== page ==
Time to remember Griffith's role in pursuit of Irish liberty
The Sinn Féin founder created the political philosophy that enabled the dream to be realised
ARTHUR GRIFFITH died suddenly 90 years ago tomorrow.
He was the man who founded Sinn Féin and led the Dáil delegation to London that signed the Anglo-Irish Treaty, the founding document of Irish independence. He contributed much to bringing about that independence but it would be probably true to say that in the Ireland of today he is largely forgotten. It was not always thus.
A small Dublin weekly paper called the Spark, edited by John Doyle under the pen-name Edward Dalton, conducted a poll in February 1915 based on the question: “Who is the Irish nationalist whom Dublin wishes most to honour?” Griffith was the first choice, followed by Eoin MacNeill and Alderman Tom Kelly, a longtime Sinn Féin representative on Dublin Corporation.
Dalton wrote: “The name Arthur Griffith has been chosen by a majority of readers of the Spark . . . What Ireland owes to Griffith, to his patriotism, to his self-sacrifice and to his ability and earnestness will one day be told. The man’s modesty prevents it being known to his contemporaries.”
Michael Collins, WT Cosgrave, Richard Mulcahy and Desmond FitzGerald are among the leaders on the pro-Treaty side who recorded their debt to Griffith’s teachings.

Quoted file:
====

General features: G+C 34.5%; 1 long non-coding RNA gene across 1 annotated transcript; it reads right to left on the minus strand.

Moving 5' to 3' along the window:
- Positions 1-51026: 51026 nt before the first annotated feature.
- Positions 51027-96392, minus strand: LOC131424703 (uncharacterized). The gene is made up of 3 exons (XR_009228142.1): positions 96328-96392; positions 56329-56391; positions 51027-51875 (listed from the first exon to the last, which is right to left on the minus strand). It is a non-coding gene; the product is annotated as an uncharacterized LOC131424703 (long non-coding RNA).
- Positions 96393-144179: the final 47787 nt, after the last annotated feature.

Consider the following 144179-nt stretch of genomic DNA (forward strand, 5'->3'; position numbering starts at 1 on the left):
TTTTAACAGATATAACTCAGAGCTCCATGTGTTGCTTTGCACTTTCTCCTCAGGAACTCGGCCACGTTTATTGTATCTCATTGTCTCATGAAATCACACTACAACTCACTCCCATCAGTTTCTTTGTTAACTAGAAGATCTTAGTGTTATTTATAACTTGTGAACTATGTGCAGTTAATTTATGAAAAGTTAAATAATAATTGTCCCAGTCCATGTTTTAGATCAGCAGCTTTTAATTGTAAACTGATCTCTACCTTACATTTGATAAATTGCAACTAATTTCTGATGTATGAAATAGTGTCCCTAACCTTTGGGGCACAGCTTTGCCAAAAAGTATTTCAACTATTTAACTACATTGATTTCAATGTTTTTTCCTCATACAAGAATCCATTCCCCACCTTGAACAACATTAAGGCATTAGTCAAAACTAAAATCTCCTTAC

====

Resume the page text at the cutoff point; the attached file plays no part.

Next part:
Their testaments should not surprise us. But what about the leading anti-Treatyites who were equally strong in recording their debt to his influence? “He was the greatest intellectual force stimulating the national revival,” wrote Erskine Childers, a particularly gracious tribute given that Griffith, in an uncharacteristic outburst during a Dáil debate, referred to Childers as a “damned Englishman”.
Harry Boland declared to Dr Patrick McCartan: “Damn it, Paddy, hasn’t Griffith made us all!” Seán T O’Kelly wrote that “Griffith’s political philosophy, so eloquently taught, and his long years of toil and sacrifice, brought the present generation of Irishmen from their knees to their feet and rekindled in their hearts the almost extinct flame of liberty.”
The centenary of Griffith’s birth was 1971 and it is revealing to contrast that year with the hundredth anniversary of the birth of Michael Collins (1990) from the point of view of commemorative events. Collins’s centenary was marked by the publication of a major new biography, by television and radio programmes and newspaper articles. And by a wreath-laying ceremony at his birthplace, a function at which every shade of political opinion in the State was represented.
Compare this to the muted manner in which Griffith was remembered nearly 20 years before. A campaign was undertaken by a few private citizens to have a commemorative postage stamp struck in his honour, but then taoiseach Jack Lynch dismissed the idea in the Dáil with the comment that Griffith was “a Civil War figure”. A thought-provoking piece in the periodical Studies by Griffith’s foremost biographer, Seán Ó Lúing, and a few newspaper items were all that recalled him in 1971.